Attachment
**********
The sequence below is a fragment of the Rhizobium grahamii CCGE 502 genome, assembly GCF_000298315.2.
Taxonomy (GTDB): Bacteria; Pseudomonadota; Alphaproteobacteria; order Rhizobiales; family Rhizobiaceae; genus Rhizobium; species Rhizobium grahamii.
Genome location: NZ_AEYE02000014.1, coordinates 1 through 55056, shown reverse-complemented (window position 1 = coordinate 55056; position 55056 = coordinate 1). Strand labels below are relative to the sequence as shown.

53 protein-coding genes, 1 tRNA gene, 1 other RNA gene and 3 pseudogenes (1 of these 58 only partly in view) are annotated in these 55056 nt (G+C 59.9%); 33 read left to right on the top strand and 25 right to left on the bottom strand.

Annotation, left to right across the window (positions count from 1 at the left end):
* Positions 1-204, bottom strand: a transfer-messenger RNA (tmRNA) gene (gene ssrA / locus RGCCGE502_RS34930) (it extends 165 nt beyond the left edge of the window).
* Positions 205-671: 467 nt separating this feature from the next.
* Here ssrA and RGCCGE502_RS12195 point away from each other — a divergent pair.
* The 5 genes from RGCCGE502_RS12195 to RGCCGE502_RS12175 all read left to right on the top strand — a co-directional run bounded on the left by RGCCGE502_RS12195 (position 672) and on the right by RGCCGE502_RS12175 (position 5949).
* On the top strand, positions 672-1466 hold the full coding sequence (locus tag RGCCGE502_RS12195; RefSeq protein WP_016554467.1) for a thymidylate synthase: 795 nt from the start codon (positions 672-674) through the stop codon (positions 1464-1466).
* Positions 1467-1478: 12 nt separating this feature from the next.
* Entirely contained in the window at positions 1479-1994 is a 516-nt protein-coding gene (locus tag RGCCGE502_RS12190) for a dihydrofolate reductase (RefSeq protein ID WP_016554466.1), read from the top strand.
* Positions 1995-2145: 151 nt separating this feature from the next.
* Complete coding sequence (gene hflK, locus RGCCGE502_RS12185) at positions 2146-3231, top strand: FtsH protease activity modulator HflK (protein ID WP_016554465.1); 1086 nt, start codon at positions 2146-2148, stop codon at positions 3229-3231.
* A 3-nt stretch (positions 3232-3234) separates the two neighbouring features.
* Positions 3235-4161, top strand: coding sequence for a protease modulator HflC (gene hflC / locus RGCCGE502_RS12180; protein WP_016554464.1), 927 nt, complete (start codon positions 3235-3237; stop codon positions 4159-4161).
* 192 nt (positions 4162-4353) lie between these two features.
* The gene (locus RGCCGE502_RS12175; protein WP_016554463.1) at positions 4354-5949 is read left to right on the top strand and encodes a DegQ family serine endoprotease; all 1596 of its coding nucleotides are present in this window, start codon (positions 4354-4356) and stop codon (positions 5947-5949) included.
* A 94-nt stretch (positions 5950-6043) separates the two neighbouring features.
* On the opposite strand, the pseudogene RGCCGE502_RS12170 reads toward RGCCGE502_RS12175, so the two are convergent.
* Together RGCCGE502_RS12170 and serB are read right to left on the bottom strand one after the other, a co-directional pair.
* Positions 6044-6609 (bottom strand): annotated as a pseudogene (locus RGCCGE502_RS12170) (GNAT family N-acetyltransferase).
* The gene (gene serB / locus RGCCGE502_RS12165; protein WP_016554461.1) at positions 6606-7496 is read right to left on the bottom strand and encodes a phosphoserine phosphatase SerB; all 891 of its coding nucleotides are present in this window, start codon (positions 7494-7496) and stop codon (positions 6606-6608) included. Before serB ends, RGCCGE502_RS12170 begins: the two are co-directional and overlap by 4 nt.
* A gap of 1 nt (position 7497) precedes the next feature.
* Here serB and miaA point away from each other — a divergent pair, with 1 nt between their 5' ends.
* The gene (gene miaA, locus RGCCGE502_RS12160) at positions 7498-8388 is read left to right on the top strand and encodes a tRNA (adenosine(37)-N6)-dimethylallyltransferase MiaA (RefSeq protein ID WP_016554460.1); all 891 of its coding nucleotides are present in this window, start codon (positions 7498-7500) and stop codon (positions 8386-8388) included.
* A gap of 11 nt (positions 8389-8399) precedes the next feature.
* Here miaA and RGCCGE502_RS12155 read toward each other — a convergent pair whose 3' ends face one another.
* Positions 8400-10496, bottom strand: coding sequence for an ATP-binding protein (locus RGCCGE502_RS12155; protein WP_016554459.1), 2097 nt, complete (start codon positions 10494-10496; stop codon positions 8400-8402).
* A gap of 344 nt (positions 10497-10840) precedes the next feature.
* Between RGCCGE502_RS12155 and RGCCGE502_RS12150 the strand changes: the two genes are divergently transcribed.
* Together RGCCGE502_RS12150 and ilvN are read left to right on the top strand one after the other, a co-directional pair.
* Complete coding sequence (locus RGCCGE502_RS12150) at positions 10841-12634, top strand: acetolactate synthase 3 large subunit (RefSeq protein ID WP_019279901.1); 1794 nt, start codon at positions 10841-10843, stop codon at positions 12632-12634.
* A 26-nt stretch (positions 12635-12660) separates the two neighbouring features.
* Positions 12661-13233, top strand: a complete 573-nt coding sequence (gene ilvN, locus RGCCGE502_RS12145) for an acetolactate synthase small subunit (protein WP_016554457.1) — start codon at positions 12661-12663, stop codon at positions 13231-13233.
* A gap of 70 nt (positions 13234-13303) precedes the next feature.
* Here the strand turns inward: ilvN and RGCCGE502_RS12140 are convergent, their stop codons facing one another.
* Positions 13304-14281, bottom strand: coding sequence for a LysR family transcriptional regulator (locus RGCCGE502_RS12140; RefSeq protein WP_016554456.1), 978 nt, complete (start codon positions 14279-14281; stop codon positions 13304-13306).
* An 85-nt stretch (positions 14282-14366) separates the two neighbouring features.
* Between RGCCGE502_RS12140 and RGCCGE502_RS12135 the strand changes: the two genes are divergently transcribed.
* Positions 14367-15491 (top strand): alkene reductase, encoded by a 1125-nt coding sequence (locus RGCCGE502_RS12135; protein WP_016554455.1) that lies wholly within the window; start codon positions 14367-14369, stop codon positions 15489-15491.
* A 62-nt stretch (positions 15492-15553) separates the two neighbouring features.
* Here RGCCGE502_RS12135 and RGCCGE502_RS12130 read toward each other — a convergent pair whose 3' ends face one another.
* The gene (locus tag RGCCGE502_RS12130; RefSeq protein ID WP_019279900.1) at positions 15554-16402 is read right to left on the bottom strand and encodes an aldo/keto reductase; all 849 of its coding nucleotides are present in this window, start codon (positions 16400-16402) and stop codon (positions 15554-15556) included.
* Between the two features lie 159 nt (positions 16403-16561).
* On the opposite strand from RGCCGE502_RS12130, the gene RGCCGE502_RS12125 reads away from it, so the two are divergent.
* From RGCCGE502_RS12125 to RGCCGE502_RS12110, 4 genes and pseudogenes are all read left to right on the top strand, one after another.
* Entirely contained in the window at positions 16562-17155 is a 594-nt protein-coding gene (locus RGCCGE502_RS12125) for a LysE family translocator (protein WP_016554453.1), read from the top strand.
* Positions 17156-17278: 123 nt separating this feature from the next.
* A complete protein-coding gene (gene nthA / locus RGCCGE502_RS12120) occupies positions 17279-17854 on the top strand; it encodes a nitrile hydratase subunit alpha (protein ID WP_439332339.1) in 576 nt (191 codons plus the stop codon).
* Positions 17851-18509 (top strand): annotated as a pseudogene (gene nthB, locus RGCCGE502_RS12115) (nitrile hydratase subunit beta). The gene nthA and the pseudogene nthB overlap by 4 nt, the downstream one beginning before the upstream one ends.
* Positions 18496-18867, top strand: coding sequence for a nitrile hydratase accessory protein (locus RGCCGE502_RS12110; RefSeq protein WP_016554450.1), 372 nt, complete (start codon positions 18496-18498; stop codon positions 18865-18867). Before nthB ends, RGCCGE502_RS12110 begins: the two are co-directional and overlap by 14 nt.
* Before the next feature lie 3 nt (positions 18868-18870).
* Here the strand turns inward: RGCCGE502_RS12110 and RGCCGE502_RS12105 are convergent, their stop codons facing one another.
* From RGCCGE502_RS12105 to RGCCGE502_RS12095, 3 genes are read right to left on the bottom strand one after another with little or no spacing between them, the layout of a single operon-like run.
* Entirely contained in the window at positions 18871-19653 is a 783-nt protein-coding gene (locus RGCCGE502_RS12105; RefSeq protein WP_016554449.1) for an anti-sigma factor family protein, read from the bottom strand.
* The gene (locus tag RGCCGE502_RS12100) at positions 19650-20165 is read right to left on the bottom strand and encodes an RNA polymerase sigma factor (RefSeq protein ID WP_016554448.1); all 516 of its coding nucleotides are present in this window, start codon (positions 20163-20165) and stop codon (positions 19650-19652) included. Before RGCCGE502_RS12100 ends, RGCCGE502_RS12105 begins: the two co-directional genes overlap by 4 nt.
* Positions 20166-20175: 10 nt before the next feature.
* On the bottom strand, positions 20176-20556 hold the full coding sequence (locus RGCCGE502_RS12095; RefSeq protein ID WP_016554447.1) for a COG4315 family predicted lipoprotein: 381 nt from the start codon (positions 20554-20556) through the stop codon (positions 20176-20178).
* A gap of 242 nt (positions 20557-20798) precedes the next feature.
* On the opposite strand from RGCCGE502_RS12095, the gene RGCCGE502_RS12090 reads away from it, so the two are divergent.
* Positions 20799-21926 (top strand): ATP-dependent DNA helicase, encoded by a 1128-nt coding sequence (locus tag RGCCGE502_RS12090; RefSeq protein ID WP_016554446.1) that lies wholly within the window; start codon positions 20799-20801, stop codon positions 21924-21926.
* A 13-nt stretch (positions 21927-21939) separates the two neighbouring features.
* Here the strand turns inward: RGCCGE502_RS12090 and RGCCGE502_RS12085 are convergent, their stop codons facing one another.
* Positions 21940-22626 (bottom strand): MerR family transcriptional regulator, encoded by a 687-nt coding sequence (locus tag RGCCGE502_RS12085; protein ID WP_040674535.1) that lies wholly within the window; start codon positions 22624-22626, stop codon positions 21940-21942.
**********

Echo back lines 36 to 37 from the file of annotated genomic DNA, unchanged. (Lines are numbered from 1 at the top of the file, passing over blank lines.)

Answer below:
* A gap of 70 nt (positions 13234-13303) precedes the next feature.
* Here the strand turns inward: ilvN and RGCCGE502_RS12140 are convergent, their stop codons facing one another.